WILLIAM LANEY firstname.lastname@example.org
December 20, 2013
LIMA — A Friday afternoon restaurant-style lunch culminates a week of preparation for a small group of students at Lima Senior High School — an event that attracts teachers and well-known locals.
For these nine students of special education intervention specialist Mary Miller, she says she hopes the lessons learned by her students from the weekly task last them a lifetime.
“I bring ideas for a menu to class and then we sit down and talk about what we will need and how much it will cost,” Miller said as she sits surrounded by four of her senior students. “This is to give these kids the life skills to be able to function out in the real world. They will be able to cook for themselves, and it helps them with budgeting meals in their own life.
“It also gives them the job skills that they might not necessarily get elsewhere,” she said. “So now if they wanted to go somewhere it helps them with the busing of tables, setting the tables, waiting on tables. It makes them more independent.”
Miller and her students weekly tasks start the first of the week.
On Monday, Miller and the students plan Friday’s menu and discuss what they might serve as the main dish and if they will include side dishes of fruits, vegetables and breads. They then determine what they will need to purchase during their Wednesday grocery shopping trip. They compare food prices in newspaper advertisements and decide where the best place to shop is based on their budget.
Miller also uses this opportunity to teach her junior and senior students about budgeting and financing.
“I have learned budget planning and menu planning,” senior Jalen Rose said as she dips her head with a shy smile. “We also learn we have a certain amount of money to spend and we can’t go over that amount because the restaurant won’t make any money.”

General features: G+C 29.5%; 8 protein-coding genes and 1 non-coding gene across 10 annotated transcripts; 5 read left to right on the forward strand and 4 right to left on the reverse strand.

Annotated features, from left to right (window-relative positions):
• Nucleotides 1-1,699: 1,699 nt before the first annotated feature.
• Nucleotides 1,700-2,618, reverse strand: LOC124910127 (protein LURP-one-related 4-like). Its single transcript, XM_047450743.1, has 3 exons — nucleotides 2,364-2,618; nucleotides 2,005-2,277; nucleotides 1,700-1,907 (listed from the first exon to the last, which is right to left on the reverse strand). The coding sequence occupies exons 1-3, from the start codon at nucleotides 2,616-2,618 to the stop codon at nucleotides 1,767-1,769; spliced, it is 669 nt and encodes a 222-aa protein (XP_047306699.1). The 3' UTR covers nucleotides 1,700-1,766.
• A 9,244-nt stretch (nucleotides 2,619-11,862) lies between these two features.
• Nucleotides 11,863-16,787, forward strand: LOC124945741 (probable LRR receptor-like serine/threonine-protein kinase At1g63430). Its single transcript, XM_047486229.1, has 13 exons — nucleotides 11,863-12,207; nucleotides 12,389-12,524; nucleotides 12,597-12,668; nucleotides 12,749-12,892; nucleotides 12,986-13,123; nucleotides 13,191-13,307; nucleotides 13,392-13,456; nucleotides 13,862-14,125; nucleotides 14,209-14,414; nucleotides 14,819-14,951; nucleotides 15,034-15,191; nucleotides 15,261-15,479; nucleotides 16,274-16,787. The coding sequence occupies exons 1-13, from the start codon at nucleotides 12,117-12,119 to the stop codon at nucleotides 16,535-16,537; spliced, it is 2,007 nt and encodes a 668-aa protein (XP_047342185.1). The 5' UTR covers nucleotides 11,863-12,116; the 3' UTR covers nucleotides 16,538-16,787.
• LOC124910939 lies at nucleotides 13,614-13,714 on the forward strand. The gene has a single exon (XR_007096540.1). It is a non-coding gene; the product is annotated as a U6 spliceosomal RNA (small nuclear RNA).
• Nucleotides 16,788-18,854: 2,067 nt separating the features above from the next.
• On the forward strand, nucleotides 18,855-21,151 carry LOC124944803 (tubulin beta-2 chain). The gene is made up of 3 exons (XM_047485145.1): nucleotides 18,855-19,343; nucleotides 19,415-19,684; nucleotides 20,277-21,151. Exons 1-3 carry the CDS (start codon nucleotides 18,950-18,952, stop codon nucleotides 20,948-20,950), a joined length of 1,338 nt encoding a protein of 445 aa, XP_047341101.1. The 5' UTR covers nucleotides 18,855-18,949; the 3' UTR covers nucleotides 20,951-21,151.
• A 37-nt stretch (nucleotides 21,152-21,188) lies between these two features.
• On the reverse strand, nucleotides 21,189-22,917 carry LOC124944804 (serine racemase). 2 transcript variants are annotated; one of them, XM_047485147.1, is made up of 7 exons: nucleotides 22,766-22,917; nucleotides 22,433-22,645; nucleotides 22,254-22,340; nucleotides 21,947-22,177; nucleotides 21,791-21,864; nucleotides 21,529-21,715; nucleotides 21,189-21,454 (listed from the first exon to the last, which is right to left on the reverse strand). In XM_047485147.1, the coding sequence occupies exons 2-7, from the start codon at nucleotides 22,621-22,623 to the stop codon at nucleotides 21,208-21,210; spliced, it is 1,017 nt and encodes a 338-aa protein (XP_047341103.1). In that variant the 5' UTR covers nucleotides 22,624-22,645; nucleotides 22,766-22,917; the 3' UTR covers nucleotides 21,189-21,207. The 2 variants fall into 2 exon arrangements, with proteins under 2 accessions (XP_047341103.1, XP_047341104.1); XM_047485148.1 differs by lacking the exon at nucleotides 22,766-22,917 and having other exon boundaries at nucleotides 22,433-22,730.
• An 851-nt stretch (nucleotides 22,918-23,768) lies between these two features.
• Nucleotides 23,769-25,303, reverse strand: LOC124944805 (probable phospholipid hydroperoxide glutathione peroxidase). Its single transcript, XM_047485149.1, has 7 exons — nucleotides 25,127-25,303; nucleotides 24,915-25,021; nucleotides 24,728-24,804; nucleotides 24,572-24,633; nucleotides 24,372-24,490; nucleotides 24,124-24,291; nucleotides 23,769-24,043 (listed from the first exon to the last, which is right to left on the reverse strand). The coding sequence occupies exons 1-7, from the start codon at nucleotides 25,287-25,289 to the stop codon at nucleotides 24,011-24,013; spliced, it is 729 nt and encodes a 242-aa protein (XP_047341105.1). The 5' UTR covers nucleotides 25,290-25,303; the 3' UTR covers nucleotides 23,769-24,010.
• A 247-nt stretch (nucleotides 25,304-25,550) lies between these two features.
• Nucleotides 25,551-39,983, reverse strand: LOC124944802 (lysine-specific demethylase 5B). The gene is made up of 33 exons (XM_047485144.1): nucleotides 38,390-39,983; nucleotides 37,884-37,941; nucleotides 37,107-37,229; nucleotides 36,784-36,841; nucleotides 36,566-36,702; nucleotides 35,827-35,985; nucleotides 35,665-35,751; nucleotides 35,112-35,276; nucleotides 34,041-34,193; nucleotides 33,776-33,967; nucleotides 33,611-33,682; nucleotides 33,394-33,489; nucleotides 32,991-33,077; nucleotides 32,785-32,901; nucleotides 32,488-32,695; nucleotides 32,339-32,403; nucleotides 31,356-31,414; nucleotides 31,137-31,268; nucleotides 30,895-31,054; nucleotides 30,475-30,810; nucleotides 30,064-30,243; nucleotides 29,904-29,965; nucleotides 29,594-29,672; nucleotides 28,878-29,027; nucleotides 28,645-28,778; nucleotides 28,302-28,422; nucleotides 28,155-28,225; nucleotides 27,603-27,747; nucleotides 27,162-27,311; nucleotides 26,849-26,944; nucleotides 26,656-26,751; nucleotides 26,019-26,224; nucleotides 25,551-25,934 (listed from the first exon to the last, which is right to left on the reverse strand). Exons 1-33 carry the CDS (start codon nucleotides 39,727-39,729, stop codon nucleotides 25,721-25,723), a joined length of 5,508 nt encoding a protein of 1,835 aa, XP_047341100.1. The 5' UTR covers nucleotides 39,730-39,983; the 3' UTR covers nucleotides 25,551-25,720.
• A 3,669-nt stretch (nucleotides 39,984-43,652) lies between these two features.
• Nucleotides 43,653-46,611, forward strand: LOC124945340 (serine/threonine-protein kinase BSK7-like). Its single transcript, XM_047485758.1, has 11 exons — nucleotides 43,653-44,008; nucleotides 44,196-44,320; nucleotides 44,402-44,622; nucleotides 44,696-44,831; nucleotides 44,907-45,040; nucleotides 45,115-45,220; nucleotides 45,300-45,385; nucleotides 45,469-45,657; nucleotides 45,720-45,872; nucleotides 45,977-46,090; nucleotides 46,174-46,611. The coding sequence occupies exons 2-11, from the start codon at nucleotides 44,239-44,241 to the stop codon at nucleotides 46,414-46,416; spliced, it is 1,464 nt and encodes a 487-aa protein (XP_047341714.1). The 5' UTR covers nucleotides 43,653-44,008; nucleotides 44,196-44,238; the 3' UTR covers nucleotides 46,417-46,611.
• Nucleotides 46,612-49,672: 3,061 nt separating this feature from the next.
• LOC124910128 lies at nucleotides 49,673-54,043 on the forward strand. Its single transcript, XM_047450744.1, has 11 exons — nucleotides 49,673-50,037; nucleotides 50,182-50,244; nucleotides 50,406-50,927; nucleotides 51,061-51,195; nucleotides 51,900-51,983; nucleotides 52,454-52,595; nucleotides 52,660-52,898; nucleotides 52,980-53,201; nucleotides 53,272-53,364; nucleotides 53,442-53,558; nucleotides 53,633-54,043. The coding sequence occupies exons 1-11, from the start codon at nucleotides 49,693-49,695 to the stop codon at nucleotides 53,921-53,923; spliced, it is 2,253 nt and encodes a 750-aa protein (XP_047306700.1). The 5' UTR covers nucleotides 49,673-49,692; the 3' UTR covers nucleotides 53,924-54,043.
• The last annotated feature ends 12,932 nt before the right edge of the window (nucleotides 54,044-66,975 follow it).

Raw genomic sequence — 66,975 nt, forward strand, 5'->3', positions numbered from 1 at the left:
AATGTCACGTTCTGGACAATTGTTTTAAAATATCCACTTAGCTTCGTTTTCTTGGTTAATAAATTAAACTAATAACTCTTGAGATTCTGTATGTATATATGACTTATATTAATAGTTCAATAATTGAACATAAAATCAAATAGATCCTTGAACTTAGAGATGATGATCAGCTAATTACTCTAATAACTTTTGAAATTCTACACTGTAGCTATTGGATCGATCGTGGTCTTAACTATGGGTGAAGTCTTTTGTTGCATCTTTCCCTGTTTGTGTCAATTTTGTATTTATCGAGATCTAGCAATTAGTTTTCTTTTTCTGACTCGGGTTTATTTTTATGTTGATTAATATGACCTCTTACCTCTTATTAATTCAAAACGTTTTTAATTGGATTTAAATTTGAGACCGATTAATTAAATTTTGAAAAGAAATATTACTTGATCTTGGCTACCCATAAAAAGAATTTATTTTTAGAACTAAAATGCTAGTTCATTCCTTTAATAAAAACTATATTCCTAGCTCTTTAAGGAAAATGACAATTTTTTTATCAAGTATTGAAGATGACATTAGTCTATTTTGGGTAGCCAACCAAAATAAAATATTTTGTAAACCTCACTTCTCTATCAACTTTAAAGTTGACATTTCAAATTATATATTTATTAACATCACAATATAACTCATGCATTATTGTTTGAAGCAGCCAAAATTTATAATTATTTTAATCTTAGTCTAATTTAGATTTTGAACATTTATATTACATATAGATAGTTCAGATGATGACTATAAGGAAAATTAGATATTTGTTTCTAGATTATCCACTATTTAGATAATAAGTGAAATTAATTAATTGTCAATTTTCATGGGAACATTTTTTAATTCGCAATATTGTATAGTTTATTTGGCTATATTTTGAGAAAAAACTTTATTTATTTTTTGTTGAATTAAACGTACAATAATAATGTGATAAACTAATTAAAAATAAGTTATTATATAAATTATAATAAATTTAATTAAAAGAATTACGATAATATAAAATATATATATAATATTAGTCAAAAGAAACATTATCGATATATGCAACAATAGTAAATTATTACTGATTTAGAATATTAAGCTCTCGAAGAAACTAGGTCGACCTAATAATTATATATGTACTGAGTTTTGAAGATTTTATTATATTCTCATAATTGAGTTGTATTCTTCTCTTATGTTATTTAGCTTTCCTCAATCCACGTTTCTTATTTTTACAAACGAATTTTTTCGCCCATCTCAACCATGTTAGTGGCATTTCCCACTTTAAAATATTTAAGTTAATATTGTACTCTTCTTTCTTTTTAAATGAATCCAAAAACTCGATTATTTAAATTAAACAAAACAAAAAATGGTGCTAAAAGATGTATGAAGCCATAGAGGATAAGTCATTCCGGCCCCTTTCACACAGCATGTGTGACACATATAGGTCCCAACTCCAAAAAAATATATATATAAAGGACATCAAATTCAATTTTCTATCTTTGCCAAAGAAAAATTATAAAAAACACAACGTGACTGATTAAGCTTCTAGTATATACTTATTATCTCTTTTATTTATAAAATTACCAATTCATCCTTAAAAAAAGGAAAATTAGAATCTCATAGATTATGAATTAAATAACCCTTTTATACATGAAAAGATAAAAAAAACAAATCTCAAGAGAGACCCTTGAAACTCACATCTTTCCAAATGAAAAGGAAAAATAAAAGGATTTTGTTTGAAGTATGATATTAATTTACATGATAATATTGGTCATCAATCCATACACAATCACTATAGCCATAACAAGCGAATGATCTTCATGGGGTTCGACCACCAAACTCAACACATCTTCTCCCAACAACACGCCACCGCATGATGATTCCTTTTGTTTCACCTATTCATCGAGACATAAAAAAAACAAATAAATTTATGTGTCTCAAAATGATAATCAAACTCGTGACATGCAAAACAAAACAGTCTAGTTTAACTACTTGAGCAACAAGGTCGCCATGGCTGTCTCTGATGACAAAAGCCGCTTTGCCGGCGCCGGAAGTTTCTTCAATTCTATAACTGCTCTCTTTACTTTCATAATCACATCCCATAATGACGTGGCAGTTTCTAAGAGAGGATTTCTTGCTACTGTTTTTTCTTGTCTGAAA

On Thursday, the group starts preparing some food items, and then on Friday they transform their classroom into the Scarlett Cafe.
“We start the day by putting out the tablecloths on the tables and setting out our sign-up sheet,” senior Sonya Gage said. “Once we are prepared, we get into our positions as dish washer, table setter, cashier, greeter and waitress. Afterward, we do clean-up, but before we do the final clean-up we get to eat, too.”
The price of lunch is $3.75, with dessert costing an additional 75 cents and a drink costing 50 cents more for a total of $5.
The students have become well aware of another aspect of running a restaurant — patrons providing feedback.
“They always ask for certain items and they always want to come back for more,” senior Ty Hall said. “Many tell me what they want and what they don’t want. We kill them (students and teachers) during the day on Friday because they can smell what we are cooking, and they tell us it smells so good.”
Some of their more popular menu items are their taco salad, spaghetti, potato bar and Spartan spuds.
They typically serve approximately 35 meals each Friday, comprised of a few students, who must be accompanied by a teacher, but most of the clientele are teachers and administration. If new customers want to reserve a seat, they can call Miller at 419-996-3472 to reserve a seat and the earlier the better. After the first time, they will be placed on a weekly email list and be informed of the menu.
They also have guests stop in for the meal such as Lima Police Chief Kevin Martin, Maj. Jim Baker and Maj. Chip Protsman.
“I think it is great program and I think Mrs. Miller really should be commended for all the work she does with the kids,” said Martin, who started patronizing the restaurant after being invited by a 2013 graduate of the program who also attends his church. “The food is always excellent and my favorite is the taco salad. Last week it was grilled cheese on Texas toast with tomato soup, and it was just excellent.
“I love going because the kids get a kick out of it and I get to eat a really nice meal,” he said.
Money raised from the cafe is used for field trips and toward their prom, which is held during the school day.
For the students, their mastery of the program shows as they near graduation.
“By the end of the year, their final exam is they have to show me they know all of the skills by the time they are a senior,” Miller said. “I need to see if they can be able to do this by themselves.”
For their patrons, student Kimber Harris, with eyes filled with excitement, summarizes the feelings of their patrons and the students.
“It’s good. It’s the best.”